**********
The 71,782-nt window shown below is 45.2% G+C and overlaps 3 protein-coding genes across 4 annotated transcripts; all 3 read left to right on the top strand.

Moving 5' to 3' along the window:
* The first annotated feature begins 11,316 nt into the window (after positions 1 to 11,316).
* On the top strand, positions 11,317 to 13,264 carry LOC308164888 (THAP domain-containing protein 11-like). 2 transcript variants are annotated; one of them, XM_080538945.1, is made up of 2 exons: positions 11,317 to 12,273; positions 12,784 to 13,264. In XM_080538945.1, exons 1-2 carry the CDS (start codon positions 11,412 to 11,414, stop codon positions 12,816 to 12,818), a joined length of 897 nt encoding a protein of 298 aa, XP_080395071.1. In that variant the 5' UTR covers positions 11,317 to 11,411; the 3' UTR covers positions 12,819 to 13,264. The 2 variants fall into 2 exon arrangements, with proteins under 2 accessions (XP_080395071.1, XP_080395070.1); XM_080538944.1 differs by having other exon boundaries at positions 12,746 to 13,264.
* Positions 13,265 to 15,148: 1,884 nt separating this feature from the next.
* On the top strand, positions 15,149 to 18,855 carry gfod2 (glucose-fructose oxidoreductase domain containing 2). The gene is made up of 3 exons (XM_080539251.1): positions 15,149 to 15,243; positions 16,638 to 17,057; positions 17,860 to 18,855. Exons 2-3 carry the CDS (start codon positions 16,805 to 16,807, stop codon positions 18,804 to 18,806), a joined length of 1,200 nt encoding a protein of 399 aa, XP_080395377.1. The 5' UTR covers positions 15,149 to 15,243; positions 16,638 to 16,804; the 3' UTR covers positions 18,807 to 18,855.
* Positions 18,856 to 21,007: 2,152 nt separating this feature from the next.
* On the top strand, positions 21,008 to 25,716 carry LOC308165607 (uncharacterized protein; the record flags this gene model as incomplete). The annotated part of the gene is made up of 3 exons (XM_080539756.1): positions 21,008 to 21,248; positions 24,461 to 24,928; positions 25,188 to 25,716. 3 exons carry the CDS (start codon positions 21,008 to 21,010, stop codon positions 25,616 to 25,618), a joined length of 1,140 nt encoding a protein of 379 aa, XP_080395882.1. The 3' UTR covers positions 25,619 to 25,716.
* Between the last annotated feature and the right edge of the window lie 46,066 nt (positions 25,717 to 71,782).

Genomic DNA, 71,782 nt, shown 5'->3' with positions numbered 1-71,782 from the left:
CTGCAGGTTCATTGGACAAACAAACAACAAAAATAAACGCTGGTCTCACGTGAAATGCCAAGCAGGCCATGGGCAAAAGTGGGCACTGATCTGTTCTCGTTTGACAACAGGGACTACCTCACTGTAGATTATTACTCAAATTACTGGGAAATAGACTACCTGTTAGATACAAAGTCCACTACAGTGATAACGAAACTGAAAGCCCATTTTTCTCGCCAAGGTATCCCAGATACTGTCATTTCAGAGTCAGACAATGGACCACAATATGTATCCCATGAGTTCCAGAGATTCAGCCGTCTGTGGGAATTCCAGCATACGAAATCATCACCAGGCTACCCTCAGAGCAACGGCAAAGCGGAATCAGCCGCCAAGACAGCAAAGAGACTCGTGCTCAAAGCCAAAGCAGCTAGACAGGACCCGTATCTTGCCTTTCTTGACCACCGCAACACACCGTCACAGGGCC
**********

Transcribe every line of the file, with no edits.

The 71,782-nt window shown below is 45.2% G+C and overlaps 3 protein-coding genes across 4 annotated transcripts; all 3 read left to right on the top strand.

Moving 5' to 3' along the window:
* The first annotated feature begins 11,316 nt into the window (after positions 1 to 11,316).
* On the top strand, positions 11,317 to 13,264 carry LOC308164888 (THAP domain-containing protein 11-like). 2 transcript variants are annotated; one of them, XM_080538945.1, is made up of 2 exons: positions 11,317 to 12,273; positions 12,784 to 13,264. In XM_080538945.1, exons 1-2 carry the CDS (start codon positions 11,412 to 11,414, stop codon positions 12,816 to 12,818), a joined length of 897 nt encoding a protein of 298 aa, XP_080395071.1. In that variant the 5' UTR covers positions 11,317 to 11,411; the 3' UTR covers positions 12,819 to 13,264. The 2 variants fall into 2 exon arrangements, with proteins under 2 accessions (XP_080395071.1, XP_080395070.1); XM_080538944.1 differs by having other exon boundaries at positions 12,746 to 13,264.
* Positions 13,265 to 15,148: 1,884 nt separating this feature from the next.
* On the top strand, positions 15,149 to 18,855 carry gfod2 (glucose-fructose oxidoreductase domain containing 2). The gene is made up of 3 exons (XM_080539251.1): positions 15,149 to 15,243; positions 16,638 to 17,057; positions 17,860 to 18,855. Exons 2-3 carry the CDS (start codon positions 16,805 to 16,807, stop codon positions 18,804 to 18,806), a joined length of 1,200 nt encoding a protein of 399 aa, XP_080395377.1. The 5' UTR covers positions 15,149 to 15,243; positions 16,638 to 16,804; the 3' UTR covers positions 18,807 to 18,855.
* Positions 18,856 to 21,007: 2,152 nt separating this feature from the next.
* On the top strand, positions 21,008 to 25,716 carry LOC308165607 (uncharacterized protein; the record flags this gene model as incomplete). The annotated part of the gene is made up of 3 exons (XM_080539756.1): positions 21,008 to 21,248; positions 24,461 to 24,928; positions 25,188 to 25,716. 3 exons carry the CDS (start codon positions 21,008 to 21,010, stop codon positions 25,616 to 25,618), a joined length of 1,140 nt encoding a protein of 379 aa, XP_080395882.1. The 3' UTR covers positions 25,619 to 25,716.
* Between the last annotated feature and the right edge of the window lie 46,066 nt (positions 25,717 to 71,782).

Genomic DNA, 71,782 nt, shown 5'->3' with positions numbered 1-71,782 from the left:
CTGCAGGTTCATTGGACAAACAAACAACAAAAATAAACGCTGGTCTCACGTGAAATGCCAAGCAGGCCATGGGCAAAAGTGGGCACTGATCTGTTCTCGTTTGACAACAGGGACTACCTCACTGTAGATTATTACTCAAATTACTGGGAAATAGACTACCTGTTAGATACAAAGTCCACTACAGTGATAACGAAACTGAAAGCCCATTTTTCTCGCCAAGGTATCCCAGATACTGTCATTTCAGAGTCAGACAATGGACCACAATATGTATCCCATGAGTTCCAGAGATTCAGCCGTCTGTGGGAATTCCAGCATACGAAATCATCACCAGGCTACCCTCAGAGCAACGGCAAAGCGGAATCAGCCGCCAAGACAGCAAAGAGACTCGTGCTCAAAGCCAAAGCAGCTAGACAGGACCCGTATCTTGCCTTTCTTGACCACCGCAACACACCGTCACAGGGCC